TITLE

Interregionalism or Merely a Fourth-Level Game? An Examination of the EU-ASEAN Relationship

AUTHOR(S)
Camroux, David
PUB. DATE
March 2010
SOURCE
East Asia: An International Quarterly;Spring2010, Vol. 27 Issue 1, p57
SOURCE TYPE
Academic Journal
DOC. TYPE
Article
ABSTRACT
It is argued in this paper that the normative nature of both the conscious and unconscious attempts of the European Union as a ‘civilian power’ to export its model of regional integration elsewhere, has led to the claim that an ostensibly new form of interaction in international relations - one characterized as interregionalism - has emerged. An examination of the EU-ASEAN relationship, however, would suggest that this assertion is greatly exaggerated. Between conventional bilateral relations, between individual EU members and individual Southeast Asian nations, and forms of multilateral and asymmetrical bilateral relations between the EU as a global actor and individual ASEAN members, the space for interregionalism is indeed very limited. Rather, by building on Putnam’s seminal work enunciating his metaphor of “two-level games” (i.e. the domestic and the international) and its extension in Patterson’s and Deutsch’s discussion of ‘three level games’ (the third level being the intra-regional), it is suggested that interregionalism is merely the addition of a minor fourth level in international relations bargaining. Such a characterization has the salutary effect of drawing attention back, both to the different forms of regional integration, and to the varying capacities within regional entities. It is these elements that are worthy of further research, rather than some imagined alchemy denoted as interregionalism. The latter can best be described as a normative milieu goal, rather than being an appropriate and useful analytical category.
ACCESSION #
48464562

 

Related Articles

  • Are non-traditional security challenges leading regional organizations towards greater convergence? Pennisi di Floristella, Angela // Asia Europe Journal;Mar2013, Vol. 11 Issue 1, p21 

    How are regional organizations responding to the emergence of non-traditional security (NTS) challenges? Are they engaging in more cooperative efforts to meet new threats? Or, on the contrary, do they react in different manners according to their distinctive values, principles and internal...

  • SOUTHEAST ASIA IN 2008. Dalpino, Catharin // Southeast Asian Affairs;2009, p3 

    The article focuses on the regional international organization the Association of Southeast Asian Nations (ASEAN) and its activities in 2008. The organization's ratification of a Charter making it a formal organization rather than a consulting body is examined. The actions of the organization in...

  • Managed news is bad news.  // Prague Business Journal;4/28/2003, Vol. 8 Issue 16, p10 

    Criticizes the authorities' control of information concerning the issue of the Czech Republic's entry to the European Union. Alleged reason behind the news management policy; Economic benefits of the membership to the country.

  • EU pact brings harmonization crunch. Zegnal, Judit; Csonka, Agnes; Simon, Zoltan // Budapest Business Journal;4/21/2003, Vol. 11 Issue 19, p1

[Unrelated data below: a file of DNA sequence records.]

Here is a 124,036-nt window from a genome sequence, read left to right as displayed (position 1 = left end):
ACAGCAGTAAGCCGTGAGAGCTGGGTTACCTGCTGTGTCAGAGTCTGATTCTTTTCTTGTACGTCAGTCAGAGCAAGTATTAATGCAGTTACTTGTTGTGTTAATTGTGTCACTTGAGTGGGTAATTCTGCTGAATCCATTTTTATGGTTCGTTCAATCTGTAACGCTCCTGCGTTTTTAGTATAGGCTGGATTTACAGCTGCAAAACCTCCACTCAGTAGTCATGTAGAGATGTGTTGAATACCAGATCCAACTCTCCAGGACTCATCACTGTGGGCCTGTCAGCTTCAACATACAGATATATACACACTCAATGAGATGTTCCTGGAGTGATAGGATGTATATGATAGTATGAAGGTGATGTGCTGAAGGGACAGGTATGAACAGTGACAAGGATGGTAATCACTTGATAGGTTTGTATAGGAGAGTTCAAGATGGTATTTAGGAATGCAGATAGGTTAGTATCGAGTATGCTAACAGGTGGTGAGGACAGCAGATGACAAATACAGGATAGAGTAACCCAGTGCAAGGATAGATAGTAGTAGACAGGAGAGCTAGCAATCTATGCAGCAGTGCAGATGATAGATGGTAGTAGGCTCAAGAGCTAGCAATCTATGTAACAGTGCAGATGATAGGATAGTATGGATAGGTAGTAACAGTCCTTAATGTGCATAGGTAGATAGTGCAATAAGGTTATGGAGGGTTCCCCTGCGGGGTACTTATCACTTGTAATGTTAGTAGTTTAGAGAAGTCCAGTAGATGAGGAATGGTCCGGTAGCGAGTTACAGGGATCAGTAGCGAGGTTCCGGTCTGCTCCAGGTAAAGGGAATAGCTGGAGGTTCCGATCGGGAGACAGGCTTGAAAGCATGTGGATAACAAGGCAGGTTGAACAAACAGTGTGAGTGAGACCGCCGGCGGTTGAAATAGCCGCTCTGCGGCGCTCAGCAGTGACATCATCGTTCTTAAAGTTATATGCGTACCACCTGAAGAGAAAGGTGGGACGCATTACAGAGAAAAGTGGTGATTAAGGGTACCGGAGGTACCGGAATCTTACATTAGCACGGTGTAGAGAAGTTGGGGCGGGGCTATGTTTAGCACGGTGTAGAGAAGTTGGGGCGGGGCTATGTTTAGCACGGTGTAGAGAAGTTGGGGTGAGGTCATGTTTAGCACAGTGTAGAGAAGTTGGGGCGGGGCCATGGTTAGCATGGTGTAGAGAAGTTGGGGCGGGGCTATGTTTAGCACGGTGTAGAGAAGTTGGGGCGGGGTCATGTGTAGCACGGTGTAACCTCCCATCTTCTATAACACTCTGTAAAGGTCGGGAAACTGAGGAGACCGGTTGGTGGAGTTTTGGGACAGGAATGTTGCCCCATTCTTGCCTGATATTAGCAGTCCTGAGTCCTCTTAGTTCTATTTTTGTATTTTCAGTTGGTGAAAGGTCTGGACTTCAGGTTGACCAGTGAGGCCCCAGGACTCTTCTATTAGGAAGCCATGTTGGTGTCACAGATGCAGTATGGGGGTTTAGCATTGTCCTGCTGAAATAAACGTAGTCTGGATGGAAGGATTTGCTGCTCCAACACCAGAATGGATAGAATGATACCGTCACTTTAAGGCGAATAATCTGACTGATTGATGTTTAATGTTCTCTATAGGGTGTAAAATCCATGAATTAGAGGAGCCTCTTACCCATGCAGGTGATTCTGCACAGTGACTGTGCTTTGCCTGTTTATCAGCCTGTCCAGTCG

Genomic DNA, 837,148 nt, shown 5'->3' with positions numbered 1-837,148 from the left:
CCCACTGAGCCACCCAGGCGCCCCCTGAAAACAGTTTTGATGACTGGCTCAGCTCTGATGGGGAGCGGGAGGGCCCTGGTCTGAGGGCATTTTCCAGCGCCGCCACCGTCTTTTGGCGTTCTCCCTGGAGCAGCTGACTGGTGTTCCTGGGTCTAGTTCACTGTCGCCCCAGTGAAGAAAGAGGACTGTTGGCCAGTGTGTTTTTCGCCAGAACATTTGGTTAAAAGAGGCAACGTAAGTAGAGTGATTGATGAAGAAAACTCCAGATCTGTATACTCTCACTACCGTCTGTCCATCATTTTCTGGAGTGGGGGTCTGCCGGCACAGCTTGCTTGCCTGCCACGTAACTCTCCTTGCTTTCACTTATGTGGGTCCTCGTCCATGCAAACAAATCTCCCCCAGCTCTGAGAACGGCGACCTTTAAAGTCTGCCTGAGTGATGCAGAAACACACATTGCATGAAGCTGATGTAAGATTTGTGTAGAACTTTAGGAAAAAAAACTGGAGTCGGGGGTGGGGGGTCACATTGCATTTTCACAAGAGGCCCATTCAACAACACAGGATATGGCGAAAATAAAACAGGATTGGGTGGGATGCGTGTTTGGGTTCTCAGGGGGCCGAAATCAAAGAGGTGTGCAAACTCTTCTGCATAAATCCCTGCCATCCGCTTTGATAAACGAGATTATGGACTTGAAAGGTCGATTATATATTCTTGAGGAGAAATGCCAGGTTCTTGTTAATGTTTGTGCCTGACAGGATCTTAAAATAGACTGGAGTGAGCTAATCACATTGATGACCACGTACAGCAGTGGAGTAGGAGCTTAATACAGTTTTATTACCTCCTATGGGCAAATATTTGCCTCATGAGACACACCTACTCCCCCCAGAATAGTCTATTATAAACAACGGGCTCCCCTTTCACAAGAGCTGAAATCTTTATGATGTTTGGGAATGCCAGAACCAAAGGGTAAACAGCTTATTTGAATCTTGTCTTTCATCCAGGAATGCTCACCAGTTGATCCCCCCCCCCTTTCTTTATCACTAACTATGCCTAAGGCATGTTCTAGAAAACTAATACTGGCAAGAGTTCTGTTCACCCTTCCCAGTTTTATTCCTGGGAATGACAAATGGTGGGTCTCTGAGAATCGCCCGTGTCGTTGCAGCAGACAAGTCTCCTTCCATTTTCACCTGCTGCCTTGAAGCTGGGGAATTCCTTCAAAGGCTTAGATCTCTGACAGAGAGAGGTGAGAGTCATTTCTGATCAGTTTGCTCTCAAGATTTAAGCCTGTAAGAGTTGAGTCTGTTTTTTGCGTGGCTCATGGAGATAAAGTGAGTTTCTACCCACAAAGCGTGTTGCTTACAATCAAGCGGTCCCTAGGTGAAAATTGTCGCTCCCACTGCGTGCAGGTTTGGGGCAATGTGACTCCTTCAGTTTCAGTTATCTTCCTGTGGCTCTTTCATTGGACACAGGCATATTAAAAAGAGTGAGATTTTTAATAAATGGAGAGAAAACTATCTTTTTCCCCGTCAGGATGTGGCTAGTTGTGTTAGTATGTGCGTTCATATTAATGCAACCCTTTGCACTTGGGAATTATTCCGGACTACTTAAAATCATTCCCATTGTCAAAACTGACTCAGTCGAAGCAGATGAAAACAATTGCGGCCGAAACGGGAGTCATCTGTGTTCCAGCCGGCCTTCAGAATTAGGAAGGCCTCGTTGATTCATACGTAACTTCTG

Reports on the challenges facing Hungary in relation to the country's European Union (EU) membership. Economic implication of the membership on the nation; Changes that should be made in the country's legal system to fit the EU.

  • Cheerleaders.  // Budapest Business Journal;4/21/2003, Vol. 11 Issue 19, p21 

    Comments on Hungary's European Union (EU) accession. Challenges that will be encountered by the country in relation to the membership; Economic implications of the membership; Steps that should be taken by government officials and the public to maximize the benefits that can be provided by the...

  • LA EXPERIENCIA DE LA INTEGRACIÓN EUROPEA Y EL POTENCIAL PARA LA INTEGRACIÓN EN OTRA REGIÓN. SCHMITTER, PHILIPPE C. // Foro Internacional;jul-dic2010, Vol. 50 Issue 3/4, p724 

    The recent experience of Europe with efforts at integrating -peacefully and voluntarily- previously sovereign national states into a single transnational organization, the European Union, is by far the most significant and far-reaching among all attempts at regionalism. It is, therefore, the...

  • Chapter 2: Regionalism: The Institutional Framework.  // Regional Cooperation in South Asia & Southeast Asia;2007, p43 

    Chapter 2 of the book "Regional Cooperation in South Asia and Southeast Asia" is presented. It explores the regional cooperation schemes which are significantly shaped by interests, ideas and identities. It discusses the importance of institutional architecture and its impact on governance where...

  • Chapter 5: Social Issues and Regional Cooperation.  // Regional Cooperation in South Asia & Southeast Asia;2007, p279 

    Chapter 5 of the book "Regional Cooperation in South Asia and Southeast Asia" is presented. It explores social issues in regional cooperation and discusses the close relation between social and economic well-being of regionalism. It stresses the need of efficient mechanism and enormous resources...

  • Keep Friends Close, but Colleagues Closer: Efficiency in the Establishment of Peace Operations. Hardt, Heidi // Global Governance;Jul-Sep2013, Vol. 19 Issue 3, p377 

    The speed with which international organizations establish peace operations impacts prospects for sustainable peace. This article explains why some organizations take longer than others to answer calls for intervention. It identifies the role of informal relations in a literature that has long...

Share

Read the Article

Courtesy of THE LIBRARY OF VIRGINIA

Sorry, but this item is not currently available from your library.

Try another library?
Sign out of this library

Other Topics